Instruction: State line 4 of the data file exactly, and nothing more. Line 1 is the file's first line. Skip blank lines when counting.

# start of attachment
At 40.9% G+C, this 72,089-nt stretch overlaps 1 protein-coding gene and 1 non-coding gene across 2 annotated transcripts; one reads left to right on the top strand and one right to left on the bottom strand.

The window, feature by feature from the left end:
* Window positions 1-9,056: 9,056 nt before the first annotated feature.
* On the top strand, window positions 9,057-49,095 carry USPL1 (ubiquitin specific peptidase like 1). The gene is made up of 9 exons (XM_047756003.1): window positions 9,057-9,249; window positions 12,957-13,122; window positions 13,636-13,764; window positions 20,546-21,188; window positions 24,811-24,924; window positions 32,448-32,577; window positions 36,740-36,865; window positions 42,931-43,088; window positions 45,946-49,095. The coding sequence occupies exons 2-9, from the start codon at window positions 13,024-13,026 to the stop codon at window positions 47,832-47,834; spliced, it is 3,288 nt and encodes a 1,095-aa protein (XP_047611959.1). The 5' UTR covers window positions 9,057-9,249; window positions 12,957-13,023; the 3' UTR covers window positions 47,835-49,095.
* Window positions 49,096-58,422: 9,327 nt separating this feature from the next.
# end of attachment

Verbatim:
* On the top strand, window positions 9,057-49,095 carry USPL1 (ubiquitin specific peptidase like 1). The gene is made up of 9 exons (XM_047756003.1): window positions 9,057-9,249; window positions 12,957-13,122; window positions 13,636-13,764; window positions 20,546-21,188; window positions 24,811-24,924; window positions 32,448-32,577; window positions 36,740-36,865; window positions 42,931-43,088; window positions 45,946-49,095. The coding sequence occupies exons 2-9, from the start codon at window positions 13,024-13,026 to the stop codon at window positions 47,832-47,834; spliced, it is 3,288 nt and encodes a 1,095-aa protein (XP_047611959.1). The 5' UTR covers window positions 9,057-9,249; window positions 12,957-13,023; the 3' UTR covers window positions 47,835-49,095.